Reflections on SAND 2016: On the Edge of the Unknown
Reflections on SAND 2016: On the Edge of the Unknown
by Elizabeth Fitzer
The Science and Nonduality (SAND) 2016 U.S. Conference happened October 19 through 23 at Dolce Hayes Mansion in San Jose, CA. Here, I share my reflections on the gathering as a first-time attendee and associate of New Harbinger Publications, home of Non-Duality Press.
“The SAND Gatherings create a friendly and dynamic space for openhearted, and open-ended, exploration.”
—Julian Noyce, founder of Non-Duality Press
The Science and Nonduality (SAND) Gathering this fall was a much-anticipated event. This year’s U.S. conference, which took place over five days in San Jose, CA, featured daily workshops, sessions, conversations, meals, movement, and music. The theme, “On the Edge of the (Un)Known,” reflected our essentially human urge to know—that pressing desire to make sense of the world, both through science and spirituality—and also, that the more we seem to know, the more we realize we don’t know. “We all constantly touch the Edge of the Unknown,” the SAND team wrote, inviting us to explore that edge in a multitude of ways, with the acknowledgment that reality is beyond any description in mind. As always, this gathering brought the opportunity to hear a wide range of speakers on a variety of subjects, including Deepak Chopra, Dorothy Hunt, Peter Russell, Larry Dossey, and many others.
A group stretches outside the “Welcome” dome, as Peter Russell walks by.
Scott Kiloby has held many titles, including speaker, teacher, and author, but his calling is helping the millions of people who are struggling with addiction. His pre-conference workshop, “Tools of Insight and Realization from the Kiloby Center for Recovery, Inc.,” addressed addiction and trauma from the perspective of non-dual awareness, guiding us to investigate that which has not been observed in our consciousness—to explore the words, pictures, memories, and stories that keep us feeling separate and deficient; to feel the feelings, and experience the space around them. Later in the conference, Kiloby also appeared on a panel: “How Generational and Early Life Trauma Shape Our Lives,” with Richard Miller, Mark Wolynn, and Ajaya Sommers, facilitated by Julie Brown Yau.
Scott Kiloby, Richard Miller, Julie Brown Yau, Ajaya Sommers, and Mary Wolynn.
Non-duality teacher Rupert Spira, who has spoken at the SAND gatherings for several years, offered a pre-conference workshop (“The Essence of Non-Duality”), morning meditations, an evening plenary session (“The Nature of Consciousness”), and more. Spira’s approach is clear, direct, and provocative, a stream of wisdom distilled into crystalline pointers that illuminate a basic truth—that awareness is the common element of all experience—and inspire us to check this in our own lives. He compared the knowing of experience—the unchanging awareness through which all experience is known—to a dreamer’s mind: just as a dream takes no space or time in the dreamer’s mind, our thoughts, feelings, and perceptions—our experience of ourselves and the world—arise within consciousness, but do not affect it. Both Spira and his teacher Francis Lucille (who held a Q&A and several sessions later in the conference) spoke of the understanding that awareness is the only aspect of experience that does not come and go.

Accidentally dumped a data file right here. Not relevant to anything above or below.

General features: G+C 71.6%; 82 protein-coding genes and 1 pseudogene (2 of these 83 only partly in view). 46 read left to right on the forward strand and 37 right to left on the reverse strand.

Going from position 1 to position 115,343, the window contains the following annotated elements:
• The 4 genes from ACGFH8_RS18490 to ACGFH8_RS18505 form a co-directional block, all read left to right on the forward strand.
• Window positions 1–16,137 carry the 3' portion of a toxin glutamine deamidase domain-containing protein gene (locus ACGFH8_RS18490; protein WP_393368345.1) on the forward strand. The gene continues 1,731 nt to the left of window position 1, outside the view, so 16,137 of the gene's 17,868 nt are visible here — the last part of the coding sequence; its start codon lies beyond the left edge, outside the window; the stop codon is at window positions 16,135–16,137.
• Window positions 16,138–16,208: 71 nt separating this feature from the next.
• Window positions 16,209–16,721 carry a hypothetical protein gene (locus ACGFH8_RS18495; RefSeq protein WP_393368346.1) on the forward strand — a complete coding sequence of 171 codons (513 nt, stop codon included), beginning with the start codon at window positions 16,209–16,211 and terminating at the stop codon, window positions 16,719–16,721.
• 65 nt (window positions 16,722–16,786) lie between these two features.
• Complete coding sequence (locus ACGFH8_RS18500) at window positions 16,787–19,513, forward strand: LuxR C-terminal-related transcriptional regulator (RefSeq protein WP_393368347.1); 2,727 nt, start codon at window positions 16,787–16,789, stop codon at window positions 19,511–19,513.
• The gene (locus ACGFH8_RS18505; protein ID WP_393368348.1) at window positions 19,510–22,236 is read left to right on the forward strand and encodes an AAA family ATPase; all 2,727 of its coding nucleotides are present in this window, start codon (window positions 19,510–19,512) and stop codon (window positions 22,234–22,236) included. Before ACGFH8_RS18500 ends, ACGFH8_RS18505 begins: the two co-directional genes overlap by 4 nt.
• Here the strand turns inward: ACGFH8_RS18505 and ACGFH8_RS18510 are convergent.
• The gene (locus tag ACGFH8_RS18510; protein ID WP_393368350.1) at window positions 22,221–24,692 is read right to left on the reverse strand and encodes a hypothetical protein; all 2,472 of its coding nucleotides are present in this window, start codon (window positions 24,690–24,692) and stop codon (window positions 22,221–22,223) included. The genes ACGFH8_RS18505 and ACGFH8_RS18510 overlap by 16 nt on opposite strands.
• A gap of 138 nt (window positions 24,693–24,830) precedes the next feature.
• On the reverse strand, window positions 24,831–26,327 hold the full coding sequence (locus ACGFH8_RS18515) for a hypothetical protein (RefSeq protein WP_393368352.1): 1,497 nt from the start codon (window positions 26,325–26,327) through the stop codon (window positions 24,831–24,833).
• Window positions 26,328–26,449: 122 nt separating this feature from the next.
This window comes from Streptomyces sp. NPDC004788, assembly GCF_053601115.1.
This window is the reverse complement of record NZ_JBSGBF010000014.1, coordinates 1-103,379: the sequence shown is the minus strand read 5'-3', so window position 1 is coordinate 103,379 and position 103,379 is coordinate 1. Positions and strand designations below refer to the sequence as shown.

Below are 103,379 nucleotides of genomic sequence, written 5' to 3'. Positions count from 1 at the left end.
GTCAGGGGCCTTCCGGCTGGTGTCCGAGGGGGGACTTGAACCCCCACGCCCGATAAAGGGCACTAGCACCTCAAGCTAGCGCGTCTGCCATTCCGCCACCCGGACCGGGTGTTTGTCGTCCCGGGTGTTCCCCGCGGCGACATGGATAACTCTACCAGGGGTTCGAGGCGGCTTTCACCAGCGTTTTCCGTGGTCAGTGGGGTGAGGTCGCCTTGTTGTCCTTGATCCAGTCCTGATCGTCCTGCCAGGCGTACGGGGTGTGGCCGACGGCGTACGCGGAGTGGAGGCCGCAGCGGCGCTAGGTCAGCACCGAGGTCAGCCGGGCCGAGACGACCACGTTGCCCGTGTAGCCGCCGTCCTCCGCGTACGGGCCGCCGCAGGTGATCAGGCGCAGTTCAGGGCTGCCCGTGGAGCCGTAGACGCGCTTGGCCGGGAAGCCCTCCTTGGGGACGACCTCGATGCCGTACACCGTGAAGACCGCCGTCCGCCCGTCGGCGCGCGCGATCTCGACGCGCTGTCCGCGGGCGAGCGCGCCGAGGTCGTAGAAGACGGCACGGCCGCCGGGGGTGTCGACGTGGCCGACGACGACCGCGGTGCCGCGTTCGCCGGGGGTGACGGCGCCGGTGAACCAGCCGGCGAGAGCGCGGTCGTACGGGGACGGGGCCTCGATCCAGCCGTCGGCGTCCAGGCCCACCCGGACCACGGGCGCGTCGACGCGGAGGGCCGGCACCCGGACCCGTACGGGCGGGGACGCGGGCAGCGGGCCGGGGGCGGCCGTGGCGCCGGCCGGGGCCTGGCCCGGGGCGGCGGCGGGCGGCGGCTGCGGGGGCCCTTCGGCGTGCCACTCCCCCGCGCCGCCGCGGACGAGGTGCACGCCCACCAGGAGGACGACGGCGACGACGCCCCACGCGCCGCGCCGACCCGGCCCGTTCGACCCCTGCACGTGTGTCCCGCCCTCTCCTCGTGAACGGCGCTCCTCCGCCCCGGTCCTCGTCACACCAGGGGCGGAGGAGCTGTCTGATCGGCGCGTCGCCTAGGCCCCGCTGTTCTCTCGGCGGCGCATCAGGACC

Rupert Spira in Hayes Ballroom, presenting “The Nature of Consciousness.”
Each day of the conference featured an abundance of offerings, from morning til night. On Friday, Amoda Maa Jeevan’s “Surfing the Heart of Darkness: Suffering as a Doorway to Liberation” ended with a discussion of suffering as an invitation, an opportunity to open to our experience and stay open, without trying to fix or change it; and to find liberation through letting go of agenda and expectation—to stop trying to make things happen in order to feel worthy. In John Prendergast’s “Closing the Gap Between Our Deepest Knowing and Our Daily Lives,” he posited that we’re already whole, just as we are, and through no effort at all. Then he led a guided meditation in which we scanned our bodies for constrictions, let them go, and felt ourselves be held. Jac O’Keeffe’s “Freedom Framework” invited us to be pioneers, to step out of time, and to question all of the teachings, since there’s no need to rest our identity on any of them.